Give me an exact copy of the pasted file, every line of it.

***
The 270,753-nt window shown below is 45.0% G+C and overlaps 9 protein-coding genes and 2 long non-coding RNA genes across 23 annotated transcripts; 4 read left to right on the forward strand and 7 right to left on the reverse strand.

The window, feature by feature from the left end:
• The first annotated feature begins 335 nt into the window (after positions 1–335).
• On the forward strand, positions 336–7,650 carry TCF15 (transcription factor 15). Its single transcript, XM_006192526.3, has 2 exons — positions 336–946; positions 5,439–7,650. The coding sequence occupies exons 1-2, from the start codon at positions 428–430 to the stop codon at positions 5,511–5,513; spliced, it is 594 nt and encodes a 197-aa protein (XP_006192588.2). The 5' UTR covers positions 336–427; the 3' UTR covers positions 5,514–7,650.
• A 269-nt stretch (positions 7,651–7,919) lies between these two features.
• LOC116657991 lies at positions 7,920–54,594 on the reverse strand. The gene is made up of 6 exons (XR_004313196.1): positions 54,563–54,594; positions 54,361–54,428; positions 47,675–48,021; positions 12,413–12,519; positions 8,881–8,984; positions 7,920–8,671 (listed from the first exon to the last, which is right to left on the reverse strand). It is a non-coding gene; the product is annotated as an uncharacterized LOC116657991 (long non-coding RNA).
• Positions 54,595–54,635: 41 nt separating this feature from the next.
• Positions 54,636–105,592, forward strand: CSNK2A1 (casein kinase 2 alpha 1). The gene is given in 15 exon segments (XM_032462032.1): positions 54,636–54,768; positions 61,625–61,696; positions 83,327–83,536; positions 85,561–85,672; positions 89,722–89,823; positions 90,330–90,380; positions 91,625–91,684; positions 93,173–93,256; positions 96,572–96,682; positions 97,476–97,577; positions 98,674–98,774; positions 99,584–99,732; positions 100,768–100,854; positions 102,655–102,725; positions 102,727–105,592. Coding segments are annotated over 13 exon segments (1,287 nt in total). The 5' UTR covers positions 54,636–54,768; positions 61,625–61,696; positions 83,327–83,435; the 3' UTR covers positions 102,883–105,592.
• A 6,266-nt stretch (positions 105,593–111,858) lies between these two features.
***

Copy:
The 270,753-nt window shown below is 45.0% G+C and overlaps 9 protein-coding genes and 2 long non-coding RNA genes across 23 annotated transcripts; 4 read left to right on the forward strand and 7 right to left on the reverse strand.

The window, feature by feature from the left end:
• The first annotated feature begins 335 nt into the window (after positions 1–335).
• On the forward strand, positions 336–7,650 carry TCF15 (transcription factor 15). Its single transcript, XM_006192526.3, has 2 exons — positions 336–946; positions 5,439–7,650. The coding sequence occupies exons 1-2, from the start codon at positions 428–430 to the stop codon at positions 5,511–5,513; spliced, it is 594 nt and encodes a 197-aa protein (XP_006192588.2). The 5' UTR covers positions 336–427; the 3' UTR covers positions 5,514–7,650.
• A 269-nt stretch (positions 7,651–7,919) lies between these two features.
• LOC116657991 lies at positions 7,920–54,594 on the reverse strand. The gene is made up of 6 exons (XR_004313196.1): positions 54,563–54,594; positions 54,361–54,428; positions 47,675–48,021; positions 12,413–12,519; positions 8,881–8,984; positions 7,920–8,671 (listed from the first exon to the last, which is right to left on the reverse strand). It is a non-coding gene; the product is annotated as an uncharacterized LOC116657991 (long non-coding RNA).
• Positions 54,595–54,635: 41 nt separating this feature from the next.
• Positions 54,636–105,592, forward strand: CSNK2A1 (casein kinase 2 alpha 1). The gene is given in 15 exon segments (XM_032462032.1): positions 54,636–54,768; positions 61,625–61,696; positions 83,327–83,536; positions 85,561–85,672; positions 89,722–89,823; positions 90,330–90,380; positions 91,625–91,684; positions 93,173–93,256; positions 96,572–96,682; positions 97,476–97,577; positions 98,674–98,774; positions 99,584–99,732; positions 100,768–100,854; positions 102,655–102,725; positions 102,727–105,592. Coding segments are annotated over 13 exon segments (1,287 nt in total). The 5' UTR covers positions 54,636–54,768; positions 61,625–61,696; positions 83,327–83,435; the 3' UTR covers positions 102,883–105,592.
• A 6,266-nt stretch (positions 105,593–111,858) lies between these two features.